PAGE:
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For Harvey Weingarten, the quality of undergraduate education is the first task. In Nothing Less than Great: Reforming Canada’s Universities, Weingarten – a former university president and higher education administrator – sets out his case that while Canadian universities are poised on the cusp of greatness, they are at risk of stagnation.

Courses “have not kept up with modern realities, the quality of education is declining, and institutions are not sustainable,” Weingarten writes.

Our universities combine good employment outcomes, global research excellence, and access, but their success has bred complacency about the reforms and investments needed to prepare students to meet acute challenges like AI and climate change.

“Is it so preposterous to contemplate an undergraduate curriculum structured around solutions to problems – a Department of Poverty Reduction or Climate Change Solutions – instead of the traditional departments that often operate in silos and create impediments to students who wish to learn in multi- and interdisciplinary ways?” he asks.

Governments and institutions must attend to improving their most important product: the human capital created in undergraduate education, he argues.

In support of this position, he cites several studies, including one study of thousands of students that found 57 per cent of respondents felt they were unprepared for academic work, or jobs, after graduation from university.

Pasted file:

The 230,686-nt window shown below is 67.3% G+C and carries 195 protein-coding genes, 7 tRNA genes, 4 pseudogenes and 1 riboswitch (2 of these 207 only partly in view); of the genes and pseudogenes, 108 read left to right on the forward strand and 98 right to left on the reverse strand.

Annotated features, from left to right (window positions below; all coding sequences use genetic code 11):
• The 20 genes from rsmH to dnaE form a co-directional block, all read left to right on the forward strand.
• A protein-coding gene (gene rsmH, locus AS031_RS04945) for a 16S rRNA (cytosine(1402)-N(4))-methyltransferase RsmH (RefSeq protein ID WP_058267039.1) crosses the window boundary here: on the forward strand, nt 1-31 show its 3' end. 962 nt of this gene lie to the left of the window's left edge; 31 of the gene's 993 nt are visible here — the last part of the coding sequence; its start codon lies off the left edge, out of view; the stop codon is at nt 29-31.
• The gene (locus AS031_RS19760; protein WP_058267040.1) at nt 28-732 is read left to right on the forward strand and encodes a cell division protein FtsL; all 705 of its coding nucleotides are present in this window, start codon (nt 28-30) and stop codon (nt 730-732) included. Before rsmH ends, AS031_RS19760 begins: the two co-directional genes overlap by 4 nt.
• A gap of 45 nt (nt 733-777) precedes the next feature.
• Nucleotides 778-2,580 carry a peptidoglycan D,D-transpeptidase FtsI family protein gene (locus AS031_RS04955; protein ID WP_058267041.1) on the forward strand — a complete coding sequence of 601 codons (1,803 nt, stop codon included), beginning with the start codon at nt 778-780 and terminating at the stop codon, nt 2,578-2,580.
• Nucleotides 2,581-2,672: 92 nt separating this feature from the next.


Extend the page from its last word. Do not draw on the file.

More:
It is not clear, however, that the blame or the solution lie entirely with universities. In the original study Weingarten mentions, the authors pointed out that the students had received marks high enough to gain them admission to top universities. The problem of educational quality, they argued, can only be redressed through combined reforms to the secondary school curriculum, alongside remedial education in universities.

Still, in Weingarten’s telling, our universities emerge as drivers of social and educational mobility, supported by a relatively shared commitment among governments, the institutions themselves and Canadians to maintaining and expanding access.

“The probability that a child born to parents in the bottom quintile of income will reach the top quintile is about double in Canada than what it is in the United States. Canada appears to be doing better at fulfilling the ‘American dream’ than the Americans,” Weingarten reports.

On the scales of success on which elite universities evaluate themselves and their rightful place in politics and society, Canadian universities do not have the resources of America’s or China’s institutions. Only in recent years have our philanthropists begun to make landmark gifts to top universities such as McGill or the University of Toronto (where I work), and our funding on research and development has declined as other countries’ has increased. Is this why we did not have nice things when we needed them, like made-in-Canada vaccines?

Maybe. Or maybe Canada’s ambitions for higher education are more modest than that of a Johns Hopkins, yet our results are broadly better in areas, such as access and tolerance, that are critical to democracy. After all, if the university is the rehearsal room of democracy, it matters who gets to play a part.

Simona Chiose covered higher education for The Globe and Mail. She is an adjunct political science professor at the Royal Conservatory of Music and works at the University of Toronto.